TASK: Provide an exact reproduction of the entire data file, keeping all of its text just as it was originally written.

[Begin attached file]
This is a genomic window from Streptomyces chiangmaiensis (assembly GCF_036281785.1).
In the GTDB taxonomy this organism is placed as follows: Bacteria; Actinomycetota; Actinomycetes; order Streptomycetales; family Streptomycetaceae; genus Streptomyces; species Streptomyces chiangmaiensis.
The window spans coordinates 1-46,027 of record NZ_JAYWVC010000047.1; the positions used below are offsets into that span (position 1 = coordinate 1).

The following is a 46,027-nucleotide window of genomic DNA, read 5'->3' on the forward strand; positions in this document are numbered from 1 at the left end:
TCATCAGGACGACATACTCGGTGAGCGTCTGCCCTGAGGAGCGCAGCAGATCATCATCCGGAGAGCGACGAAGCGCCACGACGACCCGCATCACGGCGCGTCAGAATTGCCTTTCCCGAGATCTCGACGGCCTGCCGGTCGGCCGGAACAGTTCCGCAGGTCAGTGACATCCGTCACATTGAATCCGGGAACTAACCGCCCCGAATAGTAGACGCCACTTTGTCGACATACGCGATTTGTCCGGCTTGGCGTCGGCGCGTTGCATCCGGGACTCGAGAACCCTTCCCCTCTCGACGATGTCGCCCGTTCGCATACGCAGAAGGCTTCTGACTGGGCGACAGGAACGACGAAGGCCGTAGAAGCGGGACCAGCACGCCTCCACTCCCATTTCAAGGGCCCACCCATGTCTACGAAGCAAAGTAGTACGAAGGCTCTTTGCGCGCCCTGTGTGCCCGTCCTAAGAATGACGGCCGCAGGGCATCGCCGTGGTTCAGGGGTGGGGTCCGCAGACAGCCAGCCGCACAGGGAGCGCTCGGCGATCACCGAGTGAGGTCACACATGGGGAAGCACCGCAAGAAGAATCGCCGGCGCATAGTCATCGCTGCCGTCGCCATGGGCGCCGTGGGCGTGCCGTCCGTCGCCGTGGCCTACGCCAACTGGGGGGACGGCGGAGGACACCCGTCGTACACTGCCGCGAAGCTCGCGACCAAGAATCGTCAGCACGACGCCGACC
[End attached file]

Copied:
This is a genomic window from Streptomyces chiangmaiensis (assembly GCF_036281785.1).
In the GTDB taxonomy this organism is placed as follows: Bacteria; Actinomycetota; Actinomycetes; order Streptomycetales; family Streptomycetaceae; genus Streptomyces; species Streptomyces chiangmaiensis.
The window spans coordinates 1-46,027 of record NZ_JAYWVC010000047.1; the positions used below are offsets into that span (position 1 = coordinate 1).

The following is a 46,027-nucleotide window of genomic DNA, read 5'->3' on the forward strand; positions in this document are numbered from 1 at the left end:
TCATCAGGACGACATACTCGGTGAGCGTCTGCCCTGAGGAGCGCAGCAGATCATCATCCGGAGAGCGACGAAGCGCCACGACGACCCGCATCACGGCGCGTCAGAATTGCCTTTCCCGAGATCTCGACGGCCTGCCGGTCGGCCGGAACAGTTCCGCAGGTCAGTGACATCCGTCACATTGAATCCGGGAACTAACCGCCCCGAATAGTAGACGCCACTTTGTCGACATACGCGATTTGTCCGGCTTGGCGTCGGCGCGTTGCATCCGGGACTCGAGAACCCTTCCCCTCTCGACGATGTCGCCCGTTCGCATACGCAGAAGGCTTCTGACTGGGCGACAGGAACGACGAAGGCCGTAGAAGCGGGACCAGCACGCCTCCACTCCCATTTCAAGGGCCCACCCATGTCTACGAAGCAAAGTAGTACGAAGGCTCTTTGCGCGCCCTGTGTGCCCGTCCTAAGAATGACGGCCGCAGGGCATCGCCGTGGTTCAGGGGTGGGGTCCGCAGACAGCCAGCCGCACAGGGAGCGCTCGGCGATCACCGAGTGAGGTCACACATGGGGAAGCACCGCAAGAAGAATCGCCGGCGCATAGTCATCGCTGCCGTCGCCATGGGCGCCGTGGGCGTGCCGTCCGTCGCCGTGGCCTACGCCAACTGGGGGGACGGCGGAGGACACCCGTCGTACACTGCCGCGAAGCTCGCGACCAAGAATCGTCAGCACGACGCCGACC